One of the key differences between IP law and space law is that the former was developed over the course of centuries with a focus on individual property rights and under the laws of individual countries, while the latter was created to address the safety of large populations and originated from agreements among many nations. In addition, under space law, the law applicable to a space object is the law of the country under which it is registered. This includes IP laws—in particular, the patent laws that govern inventions.
A number of questions associated with this approach first surfaced in the early days of the International Space Station (ISS). Who owns what? Which nation’s law—if any—applies in a given situation? How can these laws be enforced, if they can be enforced at all? And while certain issues like whose patent laws apply to inventions developed on the ISS have been resolved to some degree (it depends on the section of the ISS in which the invention is made), many more have come to light.
Further complicating the issue is the impact of commercial space ventures. Now, rather than a handful of countries trying to apply IP law and space law in a way that’s fair and equitable, there are a rapidly growing number of private companies involved. While governments are still responsible under space law for these commercial activities, they no longer hold sway over all aspects of nongovernmental ventures.
Best Practices for IP in Space
For companies making large capital investments in the development of space-related innovations, IP protection is critical. Without it, there’s no guarantee that their efforts will be rewarded or even that their research and development costs will be covered.
Although IP law in space is still very much unsettled, there are steps businesses can take to better protect their rights. First, they must start with a plan. Mistakes in IP protection can be bet-the-company costly. Or as has been said, “Innovation without protection is charity.”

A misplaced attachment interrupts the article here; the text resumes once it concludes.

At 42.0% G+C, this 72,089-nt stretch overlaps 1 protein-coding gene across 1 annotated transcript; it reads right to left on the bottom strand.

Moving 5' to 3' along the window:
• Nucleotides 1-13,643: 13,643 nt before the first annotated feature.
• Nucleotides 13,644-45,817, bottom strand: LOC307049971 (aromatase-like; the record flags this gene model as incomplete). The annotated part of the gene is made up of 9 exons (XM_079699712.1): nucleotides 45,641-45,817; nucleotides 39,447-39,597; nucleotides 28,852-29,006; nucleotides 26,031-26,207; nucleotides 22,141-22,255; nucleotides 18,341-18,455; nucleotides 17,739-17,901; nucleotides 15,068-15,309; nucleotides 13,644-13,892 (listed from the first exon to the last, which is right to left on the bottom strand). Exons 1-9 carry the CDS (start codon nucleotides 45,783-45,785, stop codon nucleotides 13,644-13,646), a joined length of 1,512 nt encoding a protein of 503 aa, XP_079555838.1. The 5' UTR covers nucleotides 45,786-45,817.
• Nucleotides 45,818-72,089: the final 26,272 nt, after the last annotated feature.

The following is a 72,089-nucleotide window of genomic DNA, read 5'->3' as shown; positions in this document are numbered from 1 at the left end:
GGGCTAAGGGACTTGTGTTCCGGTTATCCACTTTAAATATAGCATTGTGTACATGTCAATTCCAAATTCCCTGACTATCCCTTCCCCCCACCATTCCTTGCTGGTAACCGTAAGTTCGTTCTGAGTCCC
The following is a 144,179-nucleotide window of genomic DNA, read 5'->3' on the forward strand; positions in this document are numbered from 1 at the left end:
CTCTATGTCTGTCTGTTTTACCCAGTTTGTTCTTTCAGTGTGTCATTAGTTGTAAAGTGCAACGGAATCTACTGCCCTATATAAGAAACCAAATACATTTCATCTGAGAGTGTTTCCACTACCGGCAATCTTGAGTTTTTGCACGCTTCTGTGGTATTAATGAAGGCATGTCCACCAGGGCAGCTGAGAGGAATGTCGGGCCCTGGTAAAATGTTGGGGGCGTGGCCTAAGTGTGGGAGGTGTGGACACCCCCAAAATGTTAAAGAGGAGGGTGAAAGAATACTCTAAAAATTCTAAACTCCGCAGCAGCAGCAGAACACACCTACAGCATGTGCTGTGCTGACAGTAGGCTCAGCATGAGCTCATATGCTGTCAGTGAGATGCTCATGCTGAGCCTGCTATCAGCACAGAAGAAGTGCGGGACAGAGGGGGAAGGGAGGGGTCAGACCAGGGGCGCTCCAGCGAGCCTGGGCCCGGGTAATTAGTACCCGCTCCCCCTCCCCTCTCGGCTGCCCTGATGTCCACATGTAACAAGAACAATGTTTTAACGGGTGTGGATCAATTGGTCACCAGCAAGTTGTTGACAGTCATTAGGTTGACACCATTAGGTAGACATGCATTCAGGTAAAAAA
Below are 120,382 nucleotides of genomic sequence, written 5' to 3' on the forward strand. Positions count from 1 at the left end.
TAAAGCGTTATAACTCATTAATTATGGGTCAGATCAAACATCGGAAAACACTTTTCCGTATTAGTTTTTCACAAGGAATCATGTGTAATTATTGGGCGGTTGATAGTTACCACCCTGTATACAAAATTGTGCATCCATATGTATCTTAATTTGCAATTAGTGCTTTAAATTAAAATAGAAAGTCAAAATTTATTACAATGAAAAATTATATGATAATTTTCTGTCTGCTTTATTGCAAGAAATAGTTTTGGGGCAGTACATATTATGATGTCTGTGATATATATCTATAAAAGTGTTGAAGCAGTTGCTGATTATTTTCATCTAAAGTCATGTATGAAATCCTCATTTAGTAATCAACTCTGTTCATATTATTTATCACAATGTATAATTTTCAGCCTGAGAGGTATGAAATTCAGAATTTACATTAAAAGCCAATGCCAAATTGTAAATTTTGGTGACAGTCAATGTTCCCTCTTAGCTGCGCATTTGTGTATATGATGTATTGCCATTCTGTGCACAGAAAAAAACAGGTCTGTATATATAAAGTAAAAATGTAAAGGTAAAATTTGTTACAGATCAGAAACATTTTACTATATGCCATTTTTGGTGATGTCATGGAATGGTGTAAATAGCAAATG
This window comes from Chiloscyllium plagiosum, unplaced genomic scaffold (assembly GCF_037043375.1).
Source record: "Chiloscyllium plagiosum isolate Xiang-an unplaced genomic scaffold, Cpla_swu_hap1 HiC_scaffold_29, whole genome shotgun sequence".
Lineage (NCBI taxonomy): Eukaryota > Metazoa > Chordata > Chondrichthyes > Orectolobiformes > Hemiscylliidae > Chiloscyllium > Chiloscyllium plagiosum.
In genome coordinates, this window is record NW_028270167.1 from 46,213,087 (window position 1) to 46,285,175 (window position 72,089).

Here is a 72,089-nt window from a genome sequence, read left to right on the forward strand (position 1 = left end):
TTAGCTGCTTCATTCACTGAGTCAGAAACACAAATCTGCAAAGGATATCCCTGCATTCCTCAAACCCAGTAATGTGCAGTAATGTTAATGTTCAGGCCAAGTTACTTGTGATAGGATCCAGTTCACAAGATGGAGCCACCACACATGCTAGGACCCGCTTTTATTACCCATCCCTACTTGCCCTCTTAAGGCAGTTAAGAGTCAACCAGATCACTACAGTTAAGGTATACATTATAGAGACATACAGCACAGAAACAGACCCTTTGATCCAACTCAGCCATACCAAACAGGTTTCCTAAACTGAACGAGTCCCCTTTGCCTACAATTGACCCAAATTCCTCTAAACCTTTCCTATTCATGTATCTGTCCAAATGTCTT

Next, companies must protect IP from the moment it is developed. Worldwide, small companies are responsible for the most innovation. Unfortunately, these businesses often have tight budgets, which leaves them struggling to “keep the lights on” without “giving away the store.” Nevertheless, they must identify their IP and take action to secure it.
And finally, companies must protect their IP using an international mindset. Protecting IP in space is a relatively new concept, but protecting it internationally is not. There are many lessons learned on Earth that can be applied in space.
Clearly, the law governing IP rights in space has yet to be brought into harmony with space law itself, much less codified into practical, useful international instruments. However, it must be if “commercial space” is to become a reality.
There are a number of proposed solutions for managing IP rights in the global commons of space. As more countries and companies look to explore this new frontier, the pressure mounts to select an approach, refine it, and make clear how it will be applied for the benefit of all.
Read Jack Stuart’s Article
Jack’s article is a fascinating read for anyone involved with, or interested in, the space industry. Download a copy of “The Role of Intellectual Property in Space Innovation.”